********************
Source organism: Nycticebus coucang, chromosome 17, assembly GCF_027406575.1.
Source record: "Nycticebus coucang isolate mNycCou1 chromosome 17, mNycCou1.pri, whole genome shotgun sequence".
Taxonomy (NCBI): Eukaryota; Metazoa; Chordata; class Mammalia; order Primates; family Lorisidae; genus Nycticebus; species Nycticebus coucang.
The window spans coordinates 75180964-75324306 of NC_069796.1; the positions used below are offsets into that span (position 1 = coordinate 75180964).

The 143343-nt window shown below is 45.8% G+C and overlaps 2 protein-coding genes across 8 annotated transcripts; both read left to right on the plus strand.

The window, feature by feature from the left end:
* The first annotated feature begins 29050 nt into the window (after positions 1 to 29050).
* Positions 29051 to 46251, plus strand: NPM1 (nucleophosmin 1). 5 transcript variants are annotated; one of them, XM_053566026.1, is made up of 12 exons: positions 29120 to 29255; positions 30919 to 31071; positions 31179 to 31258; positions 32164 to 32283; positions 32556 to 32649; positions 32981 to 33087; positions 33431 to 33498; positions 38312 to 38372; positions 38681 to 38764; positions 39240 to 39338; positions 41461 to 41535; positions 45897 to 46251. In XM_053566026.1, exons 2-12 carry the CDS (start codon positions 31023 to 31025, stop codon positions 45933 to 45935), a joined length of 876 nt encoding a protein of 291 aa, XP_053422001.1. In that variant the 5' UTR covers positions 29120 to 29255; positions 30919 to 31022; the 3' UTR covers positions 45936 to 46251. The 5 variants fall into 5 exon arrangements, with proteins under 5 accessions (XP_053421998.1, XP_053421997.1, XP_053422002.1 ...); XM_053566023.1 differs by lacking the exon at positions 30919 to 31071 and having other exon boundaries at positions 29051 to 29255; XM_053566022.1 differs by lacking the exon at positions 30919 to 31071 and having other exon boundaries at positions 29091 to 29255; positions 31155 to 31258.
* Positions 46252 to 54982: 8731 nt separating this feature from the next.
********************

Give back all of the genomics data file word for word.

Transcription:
Source organism: Nycticebus coucang, chromosome 17, assembly GCF_027406575.1.
Source record: "Nycticebus coucang isolate mNycCou1 chromosome 17, mNycCou1.pri, whole genome shotgun sequence".
Taxonomy (NCBI): Eukaryota; Metazoa; Chordata; class Mammalia; order Primates; family Lorisidae; genus Nycticebus; species Nycticebus coucang.
The window spans coordinates 75180964-75324306 of NC_069796.1; the positions used below are offsets into that span (position 1 = coordinate 75180964).

The 143343-nt window shown below is 45.8% G+C and overlaps 2 protein-coding genes across 8 annotated transcripts; both read left to right on the plus strand.

The window, feature by feature from the left end:
* The first annotated feature begins 29050 nt into the window (after positions 1 to 29050).
* Positions 29051 to 46251, plus strand: NPM1 (nucleophosmin 1). 5 transcript variants are annotated; one of them, XM_053566026.1, is made up of 12 exons: positions 29120 to 29255; positions 30919 to 31071; positions 31179 to 31258; positions 32164 to 32283; positions 32556 to 32649; positions 32981 to 33087; positions 33431 to 33498; positions 38312 to 38372; positions 38681 to 38764; positions 39240 to 39338; positions 41461 to 41535; positions 45897 to 46251. In XM_053566026.1, exons 2-12 carry the CDS (start codon positions 31023 to 31025, stop codon positions 45933 to 45935), a joined length of 876 nt encoding a protein of 291 aa, XP_053422001.1. In that variant the 5' UTR covers positions 29120 to 29255; positions 30919 to 31022; the 3' UTR covers positions 45936 to 46251. The 5 variants fall into 5 exon arrangements, with proteins under 5 accessions (XP_053421998.1, XP_053421997.1, XP_053422002.1 ...); XM_053566023.1 differs by lacking the exon at positions 30919 to 31071 and having other exon boundaries at positions 29051 to 29255; XM_053566022.1 differs by lacking the exon at positions 30919 to 31071 and having other exon boundaries at positions 29091 to 29255; positions 31155 to 31258.
* Positions 46252 to 54982: 8731 nt separating this feature from the next.